(air, water, soil, light)

Where does the peanut plant get the water it needs to grow?

(rain)

Where does rain come from?

(clouds)

Aha! So that means there are clouds in our peanut butter balls, right? We could not have peanut butter balls if we did not have clouds, could we? I can also see a big truck in our peanut butter balls. Do you see it, now, too?

Can you explain how it got there?

(Accept all responses that show interbeing, e.g., “Trucks have to bring the nuts from the farm to the grocery store”.)

What else do you see in our peanut butter balls?

(This should be a very lively discussion! There is, of course, nothing that is not in the peanut butter balls, so all answers are “right”! Our children said, “I see Brazil because the cocoa that our chocolate chips are made from comes from there.” “I see the sunshine because sunflowers need sun.” Continue the discussion until someone realizes that everything is in everything; that the all is in the one.)

We saw a cloud and a big truck and a lot of other things in our peanut butter balls. Can we see ourselves in our peanut butter balls?

(Invite children to explain. “I’m in the peanut butter balls because I made them.” “I’m in the peanut butter balls because I’m in the sun and the sun is in them!”)

Can we also see the cloud and big truck in ourselves? Why? (“Yes, because they are in the peanut butter balls, and I am in the peanut butter balls; we are all in each other!” “I looked up at a cloud, so it is in me.” “I saw a truck once!”)

Why is it important to know that everything is a part of everything else? Why do we need to be able to see the cloud and big truck and all those other things, including ourselves, in our peanut butter balls and in ourselves?

(“So that we will remember to take care of all things.” “So we don’t feel lonely.”)

NOTE: You may want to complete this activity the next time you meet with the children. If so, cover and store the peanut butter balls in the refrigerator until you meet again. (They’ll be less sticky when they’re chilled.) You might want to review the previous discussion, using different examples, as a way of introducing the second day’s activity.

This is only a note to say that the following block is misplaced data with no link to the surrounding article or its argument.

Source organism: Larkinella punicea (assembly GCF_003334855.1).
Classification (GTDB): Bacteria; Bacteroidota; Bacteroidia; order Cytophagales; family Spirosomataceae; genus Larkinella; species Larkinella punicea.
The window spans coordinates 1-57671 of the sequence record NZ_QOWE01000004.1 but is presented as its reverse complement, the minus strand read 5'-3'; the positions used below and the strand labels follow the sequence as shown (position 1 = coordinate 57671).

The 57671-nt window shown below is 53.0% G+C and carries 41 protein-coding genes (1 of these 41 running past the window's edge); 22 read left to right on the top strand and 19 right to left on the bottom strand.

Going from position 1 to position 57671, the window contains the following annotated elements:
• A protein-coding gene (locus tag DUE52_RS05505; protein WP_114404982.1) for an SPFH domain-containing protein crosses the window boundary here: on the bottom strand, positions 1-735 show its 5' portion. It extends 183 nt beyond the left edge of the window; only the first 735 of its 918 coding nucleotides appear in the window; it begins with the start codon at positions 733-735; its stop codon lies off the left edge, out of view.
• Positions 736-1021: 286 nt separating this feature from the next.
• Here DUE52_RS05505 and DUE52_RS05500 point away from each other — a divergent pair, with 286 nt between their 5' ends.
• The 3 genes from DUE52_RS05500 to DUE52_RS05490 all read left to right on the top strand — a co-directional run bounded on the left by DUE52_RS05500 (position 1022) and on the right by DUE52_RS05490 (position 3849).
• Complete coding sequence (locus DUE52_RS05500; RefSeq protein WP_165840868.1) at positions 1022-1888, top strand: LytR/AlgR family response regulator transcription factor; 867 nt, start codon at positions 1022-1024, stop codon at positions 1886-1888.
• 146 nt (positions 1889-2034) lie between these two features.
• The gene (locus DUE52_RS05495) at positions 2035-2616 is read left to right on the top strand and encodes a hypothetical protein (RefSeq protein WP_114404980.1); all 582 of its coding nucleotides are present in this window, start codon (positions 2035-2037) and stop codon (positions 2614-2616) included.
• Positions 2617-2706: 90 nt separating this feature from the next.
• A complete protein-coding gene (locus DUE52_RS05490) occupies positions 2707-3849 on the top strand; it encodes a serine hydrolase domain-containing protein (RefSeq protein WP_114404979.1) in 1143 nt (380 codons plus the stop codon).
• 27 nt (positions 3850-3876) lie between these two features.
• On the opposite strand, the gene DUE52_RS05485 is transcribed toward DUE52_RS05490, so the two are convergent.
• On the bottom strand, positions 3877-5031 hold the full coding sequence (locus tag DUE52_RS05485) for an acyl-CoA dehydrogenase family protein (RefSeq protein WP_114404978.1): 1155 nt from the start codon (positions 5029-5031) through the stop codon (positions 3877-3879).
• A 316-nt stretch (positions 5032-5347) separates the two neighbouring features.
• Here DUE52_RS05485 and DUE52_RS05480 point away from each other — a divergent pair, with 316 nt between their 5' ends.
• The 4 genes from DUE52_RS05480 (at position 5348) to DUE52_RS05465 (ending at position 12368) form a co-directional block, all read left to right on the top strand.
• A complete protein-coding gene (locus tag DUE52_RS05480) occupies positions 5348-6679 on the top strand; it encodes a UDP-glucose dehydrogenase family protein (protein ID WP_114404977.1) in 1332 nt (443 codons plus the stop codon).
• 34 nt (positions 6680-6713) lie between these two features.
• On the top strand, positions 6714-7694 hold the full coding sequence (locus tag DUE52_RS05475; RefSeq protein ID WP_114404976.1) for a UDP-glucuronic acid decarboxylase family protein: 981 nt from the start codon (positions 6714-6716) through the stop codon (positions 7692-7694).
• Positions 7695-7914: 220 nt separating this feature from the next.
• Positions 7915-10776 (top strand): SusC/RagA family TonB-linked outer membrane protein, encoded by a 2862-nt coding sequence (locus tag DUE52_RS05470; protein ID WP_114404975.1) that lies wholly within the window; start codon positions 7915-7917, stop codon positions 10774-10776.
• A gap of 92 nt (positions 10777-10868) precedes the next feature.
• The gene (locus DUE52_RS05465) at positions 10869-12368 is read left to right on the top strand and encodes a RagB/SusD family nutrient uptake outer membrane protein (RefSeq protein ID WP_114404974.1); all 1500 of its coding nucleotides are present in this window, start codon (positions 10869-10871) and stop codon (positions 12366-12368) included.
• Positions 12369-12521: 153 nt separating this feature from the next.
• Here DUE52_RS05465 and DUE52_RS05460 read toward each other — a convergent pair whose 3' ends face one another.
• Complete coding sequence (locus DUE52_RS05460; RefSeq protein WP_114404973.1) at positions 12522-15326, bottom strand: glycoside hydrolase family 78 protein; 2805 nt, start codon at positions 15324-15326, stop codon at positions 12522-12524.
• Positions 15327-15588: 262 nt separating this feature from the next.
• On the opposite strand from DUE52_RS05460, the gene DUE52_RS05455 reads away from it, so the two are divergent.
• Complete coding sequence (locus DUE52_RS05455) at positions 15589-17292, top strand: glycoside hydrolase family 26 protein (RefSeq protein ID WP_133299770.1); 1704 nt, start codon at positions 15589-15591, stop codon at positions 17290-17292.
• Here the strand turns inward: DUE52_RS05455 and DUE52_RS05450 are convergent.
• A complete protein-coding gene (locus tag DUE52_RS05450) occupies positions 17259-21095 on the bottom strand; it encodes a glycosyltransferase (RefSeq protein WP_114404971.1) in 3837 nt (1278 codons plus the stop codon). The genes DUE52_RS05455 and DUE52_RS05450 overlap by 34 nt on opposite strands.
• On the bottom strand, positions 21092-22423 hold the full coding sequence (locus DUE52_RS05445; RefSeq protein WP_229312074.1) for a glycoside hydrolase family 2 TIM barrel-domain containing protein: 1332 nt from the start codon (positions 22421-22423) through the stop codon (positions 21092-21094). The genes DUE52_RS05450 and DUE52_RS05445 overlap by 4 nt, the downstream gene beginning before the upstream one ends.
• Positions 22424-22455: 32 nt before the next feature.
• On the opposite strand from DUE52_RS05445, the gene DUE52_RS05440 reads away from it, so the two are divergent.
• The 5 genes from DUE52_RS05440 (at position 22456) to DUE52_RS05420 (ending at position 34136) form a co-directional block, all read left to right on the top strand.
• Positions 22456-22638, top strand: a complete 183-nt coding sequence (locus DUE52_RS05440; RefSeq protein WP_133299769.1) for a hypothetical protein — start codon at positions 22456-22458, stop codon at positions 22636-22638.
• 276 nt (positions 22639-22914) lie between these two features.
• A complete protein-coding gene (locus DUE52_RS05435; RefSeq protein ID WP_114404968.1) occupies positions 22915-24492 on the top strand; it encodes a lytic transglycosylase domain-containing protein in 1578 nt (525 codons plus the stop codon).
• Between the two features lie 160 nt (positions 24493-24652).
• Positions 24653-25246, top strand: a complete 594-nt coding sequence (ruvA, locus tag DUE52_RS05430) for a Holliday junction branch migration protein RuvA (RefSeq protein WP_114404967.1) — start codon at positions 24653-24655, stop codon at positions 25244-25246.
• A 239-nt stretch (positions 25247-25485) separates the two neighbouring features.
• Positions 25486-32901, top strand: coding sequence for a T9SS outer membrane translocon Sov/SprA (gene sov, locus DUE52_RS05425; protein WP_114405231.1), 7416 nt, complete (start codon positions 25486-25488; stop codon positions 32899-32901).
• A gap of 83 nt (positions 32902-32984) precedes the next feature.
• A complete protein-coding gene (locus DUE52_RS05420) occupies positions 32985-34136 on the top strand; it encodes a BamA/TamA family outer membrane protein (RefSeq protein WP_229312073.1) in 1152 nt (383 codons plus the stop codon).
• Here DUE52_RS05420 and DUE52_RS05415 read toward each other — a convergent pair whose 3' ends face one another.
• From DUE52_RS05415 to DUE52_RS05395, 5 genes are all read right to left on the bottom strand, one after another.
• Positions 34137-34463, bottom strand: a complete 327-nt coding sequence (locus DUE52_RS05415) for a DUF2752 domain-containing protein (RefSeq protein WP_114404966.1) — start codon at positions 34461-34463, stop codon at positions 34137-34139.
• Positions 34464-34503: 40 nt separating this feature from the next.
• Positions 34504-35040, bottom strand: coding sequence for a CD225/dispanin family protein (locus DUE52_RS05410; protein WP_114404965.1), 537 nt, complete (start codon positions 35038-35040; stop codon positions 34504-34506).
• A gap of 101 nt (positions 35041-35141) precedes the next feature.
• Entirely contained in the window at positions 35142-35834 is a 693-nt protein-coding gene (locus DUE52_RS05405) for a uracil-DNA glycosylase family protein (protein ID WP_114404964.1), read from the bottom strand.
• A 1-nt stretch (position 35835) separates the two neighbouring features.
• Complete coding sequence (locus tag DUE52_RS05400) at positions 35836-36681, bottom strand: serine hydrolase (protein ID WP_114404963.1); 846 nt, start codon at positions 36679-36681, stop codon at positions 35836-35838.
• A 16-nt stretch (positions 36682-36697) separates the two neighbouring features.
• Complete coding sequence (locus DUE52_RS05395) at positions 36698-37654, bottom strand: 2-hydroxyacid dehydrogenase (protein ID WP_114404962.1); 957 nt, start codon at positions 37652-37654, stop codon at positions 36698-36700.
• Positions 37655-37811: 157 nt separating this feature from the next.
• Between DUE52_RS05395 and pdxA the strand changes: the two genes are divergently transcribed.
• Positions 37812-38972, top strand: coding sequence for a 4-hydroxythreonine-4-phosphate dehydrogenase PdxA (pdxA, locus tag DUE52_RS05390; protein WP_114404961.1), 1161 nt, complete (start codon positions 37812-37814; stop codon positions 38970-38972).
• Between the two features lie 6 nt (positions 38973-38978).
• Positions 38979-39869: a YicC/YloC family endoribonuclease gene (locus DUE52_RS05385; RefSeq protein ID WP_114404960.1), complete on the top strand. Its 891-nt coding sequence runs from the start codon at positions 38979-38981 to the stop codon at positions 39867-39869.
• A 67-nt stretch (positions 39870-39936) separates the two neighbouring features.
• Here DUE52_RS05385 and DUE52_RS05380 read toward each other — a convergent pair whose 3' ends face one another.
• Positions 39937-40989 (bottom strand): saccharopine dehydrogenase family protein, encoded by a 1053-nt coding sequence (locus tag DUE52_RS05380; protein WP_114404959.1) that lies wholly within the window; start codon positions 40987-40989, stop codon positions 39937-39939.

After the discussion, the children might like to practice serving each other before offering the snacks to the adult Sangha. They will need to know how and why to bow. A suggested way of serving follows.

Serve the Peanut Butter Balls

To serve the snacks, either place the peanut butter balls on pretty trays, or use the cookie sheets. Here is how we served our adult Sangha: Our grown-up friends are sitting in a big circle. There are places for us to sit, too. We enter the circle with our trays of peanut butter balls. We each go to a grown-up and kneel, placing our tray on the floor before him. We smile, put our hands together in the form of a flower and bow to the grown-up. The grown-up returns our bow, then chooses a snack and puts it on his napkin. We smile and bow to each other again. Then we stand and go to another grown-up until all the grown-ups have been served. We put a snack in front of the places where we kids will sit, too. Then we join the grown-ups sitting in the circle. The bell master invites the bell and we all enjoy our snacks together.

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No-Bake Prison Brownies

By Ricky mb44-Nobake1

Ingredients

20-24 cookies (any small chocolate cookie with a vanilla or chocolate icing in the middle, such as Oreo, Chocolate Crème, or Double Fudge) 1 Hershey Bar (plain or with almonds) Chocolate syrup

Preparation

  1. Separate the icing from the middle of the cookies and put it in a small bowl. You will need it later.
  2. In a mixing bowl crush the cookies as finely as possible.
  3. In the same mixing bowl break the Hershey Bar into small pieces. Stir the candy bar and cookies together.
  4. Add chocolate syrup (a little bit at a time) to the mixture and stir evenly. To thoroughly blend contents, use a spoon and press the mixture down into the bowl. There should be enough chocolate syrup so that when you roll the mixture into a ball it holds together without being too wet.
  5. With the mixture rolled into a ball, form the brownie into a small cereal bowl.